A Mascot Memory

It's all fun and games in the regular season.
Tim Derk spent 21 years as the Spurs' mascot - The Coyote - before retiring last year. In August, Derk was named Manager of Mascot Development for Spurs Sports & Entertainment and continues to speak about his unique story and experiences. Recently, Spurs.com asked Tim how things change from the regular season to the Finals...

To give you the best example of how it’s different mascoting the NBA Finals vs. a regular season game it’s easiest to compare appropriate comedy material.

For example, during the regular season I once dressed up as a Christmas Tree head to furry toe.

I announced that due to inclement travel weather that The Coyote wasn’t in attendance that night much to the chagrin of the fans. I then proceeded to really be there but enter disguised as an adorned Christmas tree and then I’d slyly sachet over to the opponents bench and pretend to jot down their play by scrawling on a makeshift clipboard I had. I would then give “the play” I jotted down covertly to our coach as my way of helping “spy” on the opposing team. Cute and cuddly fun.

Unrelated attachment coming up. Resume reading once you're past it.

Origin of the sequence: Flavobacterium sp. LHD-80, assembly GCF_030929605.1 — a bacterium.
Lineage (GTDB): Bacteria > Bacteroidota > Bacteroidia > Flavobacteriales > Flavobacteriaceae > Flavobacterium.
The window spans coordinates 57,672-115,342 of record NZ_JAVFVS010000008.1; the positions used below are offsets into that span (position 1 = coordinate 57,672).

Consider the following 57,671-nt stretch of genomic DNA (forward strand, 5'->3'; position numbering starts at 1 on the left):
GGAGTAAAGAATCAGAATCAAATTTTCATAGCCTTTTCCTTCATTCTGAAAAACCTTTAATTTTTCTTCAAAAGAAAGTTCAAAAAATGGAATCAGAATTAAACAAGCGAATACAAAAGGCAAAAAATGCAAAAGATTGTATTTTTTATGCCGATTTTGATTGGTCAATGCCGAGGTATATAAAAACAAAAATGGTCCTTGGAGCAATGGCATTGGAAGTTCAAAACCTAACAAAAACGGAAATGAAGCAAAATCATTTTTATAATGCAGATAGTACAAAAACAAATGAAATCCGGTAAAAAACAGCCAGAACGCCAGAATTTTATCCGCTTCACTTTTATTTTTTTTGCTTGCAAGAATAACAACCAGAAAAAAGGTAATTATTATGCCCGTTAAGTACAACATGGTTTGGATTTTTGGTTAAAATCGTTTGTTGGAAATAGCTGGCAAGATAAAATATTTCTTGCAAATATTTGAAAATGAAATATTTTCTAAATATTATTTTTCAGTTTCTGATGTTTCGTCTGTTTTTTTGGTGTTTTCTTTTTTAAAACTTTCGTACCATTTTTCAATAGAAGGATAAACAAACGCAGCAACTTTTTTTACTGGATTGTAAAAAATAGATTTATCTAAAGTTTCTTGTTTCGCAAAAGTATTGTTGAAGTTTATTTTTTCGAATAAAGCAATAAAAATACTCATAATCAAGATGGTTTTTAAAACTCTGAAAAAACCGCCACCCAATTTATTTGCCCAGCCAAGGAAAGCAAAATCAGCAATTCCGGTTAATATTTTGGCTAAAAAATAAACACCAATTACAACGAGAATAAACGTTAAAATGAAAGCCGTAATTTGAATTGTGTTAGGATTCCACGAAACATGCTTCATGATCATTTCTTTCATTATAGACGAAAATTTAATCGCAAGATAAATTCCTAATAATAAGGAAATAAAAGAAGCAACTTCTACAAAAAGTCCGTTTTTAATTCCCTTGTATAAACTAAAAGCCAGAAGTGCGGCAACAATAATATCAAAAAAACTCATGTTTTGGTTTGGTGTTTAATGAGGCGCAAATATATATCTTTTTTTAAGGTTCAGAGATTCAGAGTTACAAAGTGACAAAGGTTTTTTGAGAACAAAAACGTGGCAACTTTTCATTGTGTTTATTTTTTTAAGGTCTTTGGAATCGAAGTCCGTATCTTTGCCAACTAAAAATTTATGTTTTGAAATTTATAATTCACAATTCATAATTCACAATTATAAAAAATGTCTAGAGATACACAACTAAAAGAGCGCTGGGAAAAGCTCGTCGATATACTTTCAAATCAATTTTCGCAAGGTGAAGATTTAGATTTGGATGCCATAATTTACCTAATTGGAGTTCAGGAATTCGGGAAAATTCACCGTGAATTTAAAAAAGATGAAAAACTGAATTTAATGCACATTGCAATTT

In the finals, I had a character I called “Baron Von Yoteymeister” who was much more gruff. Fans are less interested in Barney and more interested in Terminator come playoff time and the emphasis is on team spirit.

Things get more intense in the playoffs.
I came out in Playoff Game #1 in a tux with a guitar case and music stand. I was a guest conductor.

As if I didn’t notice there were 6 HUGE letters behind me spelling out the opposing team name; these letters happen to be made of popcorn boxes fully loaded that day in my garage! In my guitar box I had a big red bat and I stripped the tux to reveal a caveman outfit and my more aggressive side.

I began directing an imaginary violin orchestra until I “noticed” the letters. The music changed to “The 1812 Overture” and I scaled the steps and blasted each huge letter in unison with the music. Fans cheered as the popcorn flew. The letters were crushed, comedy was secondary, and Spurs home spirit was at its height. Less cute more intense; and more appropriate.

I only wish that all my “Furternity” brothers (NBA mascots) could experience the fun that come with making it this far. Next year guys!

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